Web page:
Then proceeds to uncork another “pause,” the 2nd in a row….

    • Bobber says:

      What’s the average inflation for the 2020’s decade going to be? Looks like 4-5% per year at this point.

      Twice the stated “target”, even with understated inflation reporting.

      • phillip jeffreys says:

        So in 2034 we can expect a 50 cent dollar! Nah….hedontic adjustments will draw out the misery!

  41. Xavier Caveat says:

    Nothing wrong with an adjust-in-time economy, pray as you go.

  42. TK says:

    I think he speaks well and is taking us on the best path despite the speculators and complainers. Give it a chance, adjust investments accordingly and be thankful we don’t have worse. Seems like a lot of sour grapes in the comments. Acting like a monday morning Q-back is easy but frankly irresponsible. I am trying to understand the investing environment and Mr. Wolfe does an amazing job explaining it. Now if only we had a crystal ball that worked.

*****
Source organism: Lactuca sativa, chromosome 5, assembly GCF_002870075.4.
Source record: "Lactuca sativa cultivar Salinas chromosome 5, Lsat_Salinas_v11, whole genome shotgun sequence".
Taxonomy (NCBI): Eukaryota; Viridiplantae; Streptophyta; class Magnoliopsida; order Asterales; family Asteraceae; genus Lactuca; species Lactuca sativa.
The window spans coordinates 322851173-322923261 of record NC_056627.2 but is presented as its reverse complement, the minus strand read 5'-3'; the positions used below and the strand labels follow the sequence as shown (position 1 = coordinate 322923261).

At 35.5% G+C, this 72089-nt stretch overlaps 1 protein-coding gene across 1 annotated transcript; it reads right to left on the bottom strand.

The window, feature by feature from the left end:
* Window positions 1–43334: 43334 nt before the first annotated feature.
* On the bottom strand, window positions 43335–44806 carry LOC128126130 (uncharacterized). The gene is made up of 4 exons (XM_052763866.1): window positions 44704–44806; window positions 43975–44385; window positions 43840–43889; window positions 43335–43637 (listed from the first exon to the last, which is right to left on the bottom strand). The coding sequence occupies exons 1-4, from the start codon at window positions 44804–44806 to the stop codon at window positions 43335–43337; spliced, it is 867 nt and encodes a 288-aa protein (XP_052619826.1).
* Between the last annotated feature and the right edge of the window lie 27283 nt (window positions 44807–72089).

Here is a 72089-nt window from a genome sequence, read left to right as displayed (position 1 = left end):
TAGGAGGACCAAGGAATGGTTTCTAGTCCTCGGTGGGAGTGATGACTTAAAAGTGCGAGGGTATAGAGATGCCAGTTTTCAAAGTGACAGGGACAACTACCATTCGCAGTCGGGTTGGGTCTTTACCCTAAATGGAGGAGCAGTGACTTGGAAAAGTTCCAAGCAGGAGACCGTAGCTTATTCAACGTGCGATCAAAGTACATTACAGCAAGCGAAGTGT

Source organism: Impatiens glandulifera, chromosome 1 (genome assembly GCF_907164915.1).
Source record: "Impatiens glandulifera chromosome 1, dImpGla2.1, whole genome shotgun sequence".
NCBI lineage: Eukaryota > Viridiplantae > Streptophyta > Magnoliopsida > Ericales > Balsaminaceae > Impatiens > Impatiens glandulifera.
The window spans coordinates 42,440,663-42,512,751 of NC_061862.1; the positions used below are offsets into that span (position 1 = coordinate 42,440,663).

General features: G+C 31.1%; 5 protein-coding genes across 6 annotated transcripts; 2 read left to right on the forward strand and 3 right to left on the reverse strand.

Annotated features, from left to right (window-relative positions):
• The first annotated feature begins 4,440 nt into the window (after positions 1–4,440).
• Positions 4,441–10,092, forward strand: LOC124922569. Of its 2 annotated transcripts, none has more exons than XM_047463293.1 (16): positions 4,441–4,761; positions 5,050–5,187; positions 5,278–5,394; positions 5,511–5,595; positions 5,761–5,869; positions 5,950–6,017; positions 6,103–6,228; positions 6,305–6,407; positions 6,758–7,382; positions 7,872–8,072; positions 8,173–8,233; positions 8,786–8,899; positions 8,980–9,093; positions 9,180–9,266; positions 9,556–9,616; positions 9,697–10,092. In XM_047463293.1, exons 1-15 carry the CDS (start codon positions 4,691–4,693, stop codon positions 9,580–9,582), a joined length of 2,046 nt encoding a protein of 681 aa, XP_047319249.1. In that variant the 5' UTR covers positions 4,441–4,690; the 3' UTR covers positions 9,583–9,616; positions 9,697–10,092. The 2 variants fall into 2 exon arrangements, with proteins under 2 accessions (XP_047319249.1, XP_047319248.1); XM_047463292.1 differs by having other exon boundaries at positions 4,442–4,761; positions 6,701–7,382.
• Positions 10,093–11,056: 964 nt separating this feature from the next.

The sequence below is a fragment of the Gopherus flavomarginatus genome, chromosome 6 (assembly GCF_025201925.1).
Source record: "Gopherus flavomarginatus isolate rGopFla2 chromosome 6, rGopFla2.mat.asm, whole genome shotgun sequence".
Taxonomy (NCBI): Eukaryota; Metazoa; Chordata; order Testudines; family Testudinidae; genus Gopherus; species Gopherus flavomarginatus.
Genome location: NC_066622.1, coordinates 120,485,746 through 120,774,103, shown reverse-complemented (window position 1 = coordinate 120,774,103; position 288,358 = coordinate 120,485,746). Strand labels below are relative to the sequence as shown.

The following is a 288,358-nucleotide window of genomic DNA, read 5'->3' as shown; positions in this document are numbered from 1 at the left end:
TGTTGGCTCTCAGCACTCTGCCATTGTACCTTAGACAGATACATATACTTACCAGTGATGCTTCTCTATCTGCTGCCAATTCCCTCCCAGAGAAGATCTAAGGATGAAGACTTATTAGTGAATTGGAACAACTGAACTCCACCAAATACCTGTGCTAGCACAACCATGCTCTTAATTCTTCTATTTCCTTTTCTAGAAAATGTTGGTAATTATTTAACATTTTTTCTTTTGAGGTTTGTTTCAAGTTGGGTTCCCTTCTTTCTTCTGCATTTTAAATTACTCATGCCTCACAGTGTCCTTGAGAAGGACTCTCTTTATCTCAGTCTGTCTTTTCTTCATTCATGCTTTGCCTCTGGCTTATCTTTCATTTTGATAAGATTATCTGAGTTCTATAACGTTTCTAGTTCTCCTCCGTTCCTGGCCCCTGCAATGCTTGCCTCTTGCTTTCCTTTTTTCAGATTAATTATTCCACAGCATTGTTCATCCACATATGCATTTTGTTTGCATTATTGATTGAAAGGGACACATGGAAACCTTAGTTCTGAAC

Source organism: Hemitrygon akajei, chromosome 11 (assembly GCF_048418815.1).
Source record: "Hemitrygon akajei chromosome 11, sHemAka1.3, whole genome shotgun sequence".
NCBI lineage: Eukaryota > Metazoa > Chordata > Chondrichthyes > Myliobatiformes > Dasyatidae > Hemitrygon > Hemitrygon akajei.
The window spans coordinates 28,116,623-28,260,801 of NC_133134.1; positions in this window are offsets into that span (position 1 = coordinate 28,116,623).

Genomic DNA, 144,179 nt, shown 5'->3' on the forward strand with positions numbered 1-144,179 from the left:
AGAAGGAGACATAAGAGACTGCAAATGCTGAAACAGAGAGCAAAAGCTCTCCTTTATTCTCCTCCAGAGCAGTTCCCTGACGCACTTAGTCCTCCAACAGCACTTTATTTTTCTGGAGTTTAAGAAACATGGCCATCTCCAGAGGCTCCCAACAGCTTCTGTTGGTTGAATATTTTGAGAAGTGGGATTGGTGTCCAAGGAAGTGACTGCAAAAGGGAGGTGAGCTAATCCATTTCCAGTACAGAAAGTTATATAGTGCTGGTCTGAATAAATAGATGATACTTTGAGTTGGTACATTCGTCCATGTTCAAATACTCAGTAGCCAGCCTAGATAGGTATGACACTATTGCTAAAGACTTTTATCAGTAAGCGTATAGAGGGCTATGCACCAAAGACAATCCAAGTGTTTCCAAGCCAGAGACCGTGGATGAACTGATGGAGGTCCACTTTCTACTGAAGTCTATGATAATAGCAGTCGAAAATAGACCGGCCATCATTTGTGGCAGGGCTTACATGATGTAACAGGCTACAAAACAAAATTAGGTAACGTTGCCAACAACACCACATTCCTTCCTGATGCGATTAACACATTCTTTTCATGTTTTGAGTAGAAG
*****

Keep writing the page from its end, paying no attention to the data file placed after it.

• Blam 35 says:

      Powell: “So, obviously we’re monitoring, we’re attentive to the increase in longer-term yields and which have contributed to a tightening of broader financial conditions since the summer. As I mentioned, persistent changes in broader financial conditions can have implications for the path of monetary policy. In this case, the tighter financial conditions we’re seeing from higher long-term rates but also from other sources like the stronger dollar and lower equity prices could matter for future rate decisions, as long as two conditions are satisfied. The first is that the tighter conditions would need to be persistent and that is something that remains to be seen. But that’s critical, things are fluctuating back and forth, that’s not what we’re looking for. With financial conditions, we’re looking for persistent changes that are material.”